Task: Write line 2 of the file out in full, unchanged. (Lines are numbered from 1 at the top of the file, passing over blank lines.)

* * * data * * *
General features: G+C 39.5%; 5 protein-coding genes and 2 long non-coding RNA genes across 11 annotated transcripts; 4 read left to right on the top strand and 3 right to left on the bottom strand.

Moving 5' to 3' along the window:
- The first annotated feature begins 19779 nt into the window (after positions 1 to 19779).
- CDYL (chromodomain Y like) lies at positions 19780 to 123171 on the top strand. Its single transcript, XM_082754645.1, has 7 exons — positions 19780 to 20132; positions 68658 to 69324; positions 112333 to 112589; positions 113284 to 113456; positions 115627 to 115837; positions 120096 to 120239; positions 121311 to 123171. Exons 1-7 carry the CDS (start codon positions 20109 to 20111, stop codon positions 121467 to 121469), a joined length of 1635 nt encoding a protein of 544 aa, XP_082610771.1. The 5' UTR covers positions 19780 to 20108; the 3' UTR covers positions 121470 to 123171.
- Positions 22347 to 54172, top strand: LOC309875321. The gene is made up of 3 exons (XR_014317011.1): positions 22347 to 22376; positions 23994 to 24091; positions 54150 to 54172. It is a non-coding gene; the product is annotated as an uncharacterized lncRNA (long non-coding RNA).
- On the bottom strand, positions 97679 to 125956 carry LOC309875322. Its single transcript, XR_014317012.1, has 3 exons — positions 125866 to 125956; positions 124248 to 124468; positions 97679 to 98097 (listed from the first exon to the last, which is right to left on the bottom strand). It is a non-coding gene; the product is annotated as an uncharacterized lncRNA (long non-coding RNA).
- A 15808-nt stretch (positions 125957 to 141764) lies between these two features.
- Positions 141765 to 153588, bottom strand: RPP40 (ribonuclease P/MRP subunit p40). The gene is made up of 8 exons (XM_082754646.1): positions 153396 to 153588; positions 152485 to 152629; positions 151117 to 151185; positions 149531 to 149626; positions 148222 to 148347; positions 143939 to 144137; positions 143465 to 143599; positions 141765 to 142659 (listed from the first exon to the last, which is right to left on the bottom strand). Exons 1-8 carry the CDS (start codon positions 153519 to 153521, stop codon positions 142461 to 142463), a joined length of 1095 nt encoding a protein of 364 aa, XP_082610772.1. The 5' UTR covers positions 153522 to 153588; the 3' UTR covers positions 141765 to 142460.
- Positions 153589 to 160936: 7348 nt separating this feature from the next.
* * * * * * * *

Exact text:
Moving 5' to 3' along the window: